The writer was, until recently, chef partner, The Bombay Canteen, Mumbai

Courtesy - The Indian Express.


Tuesday, April 6, 2021

Dysfunction in bond market ( The Indian Express)

Written by Neelkanth Mishra

The RBI sometimes buys bonds to inject money into the economy, but of late this space has been used to buy dollars to save the rupee from appreciation.

Does it even matter what interest rate the government pays on the debt it takes? Interest on government debt is a transfer from taxpayers to savers (who own government bonds), and as the debt outstanding is primarily domestic, it is just a transfer from one hand to the other within the economy. Tax for one is income for the other. Further, unlike private borrowers, who are greatly concerned about their cost of borrowing, decision-makers in governments are not directly affected by the interest rates on offer, and therefore are less worried.

However, the government’s cost of borrowing does matter. The large increase in debt to GDP last year means interest costs as a share of GDP could be 1 per cent point higher than earlier (for state and central governments put together), limiting its ability to spend elsewhere. But more importantly, this rate also affects the cost of borrowing for large parts of the economy. While public discourse focuses overwhelmingly on the rate set by the RBI, two add-ons to that RBI-set rate determine interest rates paid by private borrowers. If these had not risen over the past two years, effective borrowing costs would have been nearly 1 per cent lower than they are now.

The two add-ons are the term premium, and the credit spread. To simplify the jargon, the RBI sets the repo-rate, which is the short-term risk-free rate. That is, the loan must be repaid in a few days and there is almost no risk of default. The rate at which the government borrows is the long-term risk-free rate. It is risk-free as the government can, in the worst case, print money to service its repayments, but the lender wants higher returns given the longer duration of the loan. The difference between the repo rate and government’s borrowing cost, say on a 10-year loan, is called the term premium. When a private firm takes a 10-year loan, it would have some credit risk too, which means a credit spread is added to the 10-year risk-free rate.

Of the two, it is the term premium that poses the bigger challenge, currently, to policymakers. From an average rate of 73 basis points since 2011 (one basis point is one-hundredth of a per cent), and 120 basis points in 2018 and 2019, the 10-year term premium is currently 215 basis points, having risen 35 basis points since the budget presentation, and among the highest in the world.

Financial markets are forward-looking, and as the collective expression of the views of thousands of participants, efficient ones can occasionally “predict” what comes next. But the Indian bond market is not one such: The view some hold, that the rise in term premium reflects future rate hikes by the monetary policy committee (MPC), is mistaken, in our view. The Indian bond market is still too illiquid and not diverse enough to predict future trends. Even though some pandemic-driven measures are being withdrawn, the MPC continues to be accommodative, and for several months at least, headline inflation is unlikely to force an abrupt change. In any case, the spurt in yields after the budget points to the causality being fiscal instead of inflation-related.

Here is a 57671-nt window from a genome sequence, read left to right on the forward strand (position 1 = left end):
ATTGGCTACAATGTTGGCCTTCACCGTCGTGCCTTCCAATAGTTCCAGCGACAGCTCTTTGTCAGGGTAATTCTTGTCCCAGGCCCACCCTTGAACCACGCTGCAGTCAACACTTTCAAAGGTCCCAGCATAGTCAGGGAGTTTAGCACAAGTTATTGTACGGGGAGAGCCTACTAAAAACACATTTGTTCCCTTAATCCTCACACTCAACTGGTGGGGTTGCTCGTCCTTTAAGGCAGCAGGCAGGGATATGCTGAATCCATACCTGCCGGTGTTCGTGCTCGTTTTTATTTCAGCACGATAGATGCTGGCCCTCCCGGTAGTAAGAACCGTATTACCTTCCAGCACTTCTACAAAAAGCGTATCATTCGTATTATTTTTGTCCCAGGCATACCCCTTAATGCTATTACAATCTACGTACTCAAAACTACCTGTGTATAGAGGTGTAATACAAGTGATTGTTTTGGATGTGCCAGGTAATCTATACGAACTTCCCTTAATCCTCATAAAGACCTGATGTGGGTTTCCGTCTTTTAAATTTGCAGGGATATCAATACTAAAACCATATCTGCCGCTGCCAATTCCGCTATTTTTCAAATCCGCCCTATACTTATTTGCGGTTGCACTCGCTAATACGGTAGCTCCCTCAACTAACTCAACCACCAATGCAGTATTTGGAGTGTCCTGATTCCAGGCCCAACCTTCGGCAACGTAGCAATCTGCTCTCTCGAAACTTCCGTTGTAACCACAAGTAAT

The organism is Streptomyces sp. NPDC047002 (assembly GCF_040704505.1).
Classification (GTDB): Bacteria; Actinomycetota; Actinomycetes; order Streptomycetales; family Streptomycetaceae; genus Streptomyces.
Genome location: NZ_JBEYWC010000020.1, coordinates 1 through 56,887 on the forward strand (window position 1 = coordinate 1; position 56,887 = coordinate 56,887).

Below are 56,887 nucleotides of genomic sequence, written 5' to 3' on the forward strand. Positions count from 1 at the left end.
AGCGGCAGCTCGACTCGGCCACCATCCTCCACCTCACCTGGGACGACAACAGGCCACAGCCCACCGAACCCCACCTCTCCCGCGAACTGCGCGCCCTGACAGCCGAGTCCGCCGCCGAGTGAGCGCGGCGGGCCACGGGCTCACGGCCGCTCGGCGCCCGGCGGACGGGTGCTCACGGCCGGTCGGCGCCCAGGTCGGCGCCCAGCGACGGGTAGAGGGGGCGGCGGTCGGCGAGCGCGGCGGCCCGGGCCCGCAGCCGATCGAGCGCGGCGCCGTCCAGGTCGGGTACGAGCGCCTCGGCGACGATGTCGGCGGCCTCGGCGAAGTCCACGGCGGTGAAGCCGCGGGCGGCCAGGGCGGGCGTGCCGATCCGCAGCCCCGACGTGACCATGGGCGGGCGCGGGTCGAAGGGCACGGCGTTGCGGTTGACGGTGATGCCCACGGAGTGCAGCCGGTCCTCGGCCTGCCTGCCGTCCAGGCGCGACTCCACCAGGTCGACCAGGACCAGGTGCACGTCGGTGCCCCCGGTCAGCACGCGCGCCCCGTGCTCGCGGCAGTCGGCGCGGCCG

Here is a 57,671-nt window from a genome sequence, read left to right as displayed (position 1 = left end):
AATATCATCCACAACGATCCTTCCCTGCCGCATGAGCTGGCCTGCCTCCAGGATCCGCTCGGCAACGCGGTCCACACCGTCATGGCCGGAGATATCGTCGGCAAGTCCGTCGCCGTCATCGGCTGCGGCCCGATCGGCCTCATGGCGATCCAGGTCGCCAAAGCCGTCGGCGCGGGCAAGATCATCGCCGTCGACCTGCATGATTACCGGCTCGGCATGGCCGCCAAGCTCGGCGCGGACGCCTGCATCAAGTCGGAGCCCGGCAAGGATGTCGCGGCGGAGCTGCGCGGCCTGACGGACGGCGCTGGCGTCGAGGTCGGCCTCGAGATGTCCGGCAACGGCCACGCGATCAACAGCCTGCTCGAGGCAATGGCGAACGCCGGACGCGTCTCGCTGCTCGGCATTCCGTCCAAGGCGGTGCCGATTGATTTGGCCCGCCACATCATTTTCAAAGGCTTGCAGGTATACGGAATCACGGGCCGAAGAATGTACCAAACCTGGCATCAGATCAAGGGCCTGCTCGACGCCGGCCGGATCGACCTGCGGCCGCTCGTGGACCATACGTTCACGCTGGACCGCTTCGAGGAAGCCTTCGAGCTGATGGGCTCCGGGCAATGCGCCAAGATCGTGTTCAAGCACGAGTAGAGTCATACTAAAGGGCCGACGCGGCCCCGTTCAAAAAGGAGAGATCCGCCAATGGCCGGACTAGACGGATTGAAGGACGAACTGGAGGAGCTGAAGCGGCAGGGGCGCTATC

But even the fiscal rationale seems weak. Compared to what the bond market was anticipating, the union budget projected higher bond issuance of Rs 80,000 crore in FY2020-21 and Rs 60,000 crore in FY2021-22. Since then, the Centre’s tax collection for FY2020-21 has been substantially ahead of target, and state governments have also borrowed Rs 60,000 crore less than expected. Further, 14 states (accounting for three-fourths of all state deficits) have budgeted FY2021-22 deficits at 3.3 per cent, far lower than the 4 per cent average expected earlier. Just these factors suggest that total bonds issued by the central and state governments should be lower than what the market had feared before February 1, when the union budget was presented. And yet, government borrowing costs have not returned to pre-budget levels.

In our view, this reflects dysfunction in the market. Why else would a government be borrowing at a higher cost than a mortgage on a house? While the latter, understandably, is against a collateral (the house), was the lending to a sovereign not supposed to be risk-free?

The roots of this dysfunction can be traced to residential mortgages being among the most competitive of loan categories, one where even public sector banks are active. On the other hand, there is a structural shortage in demand for government bonds; in such a market, the marginal buyer holds all the cards, and as any buyer would, demands higher returns.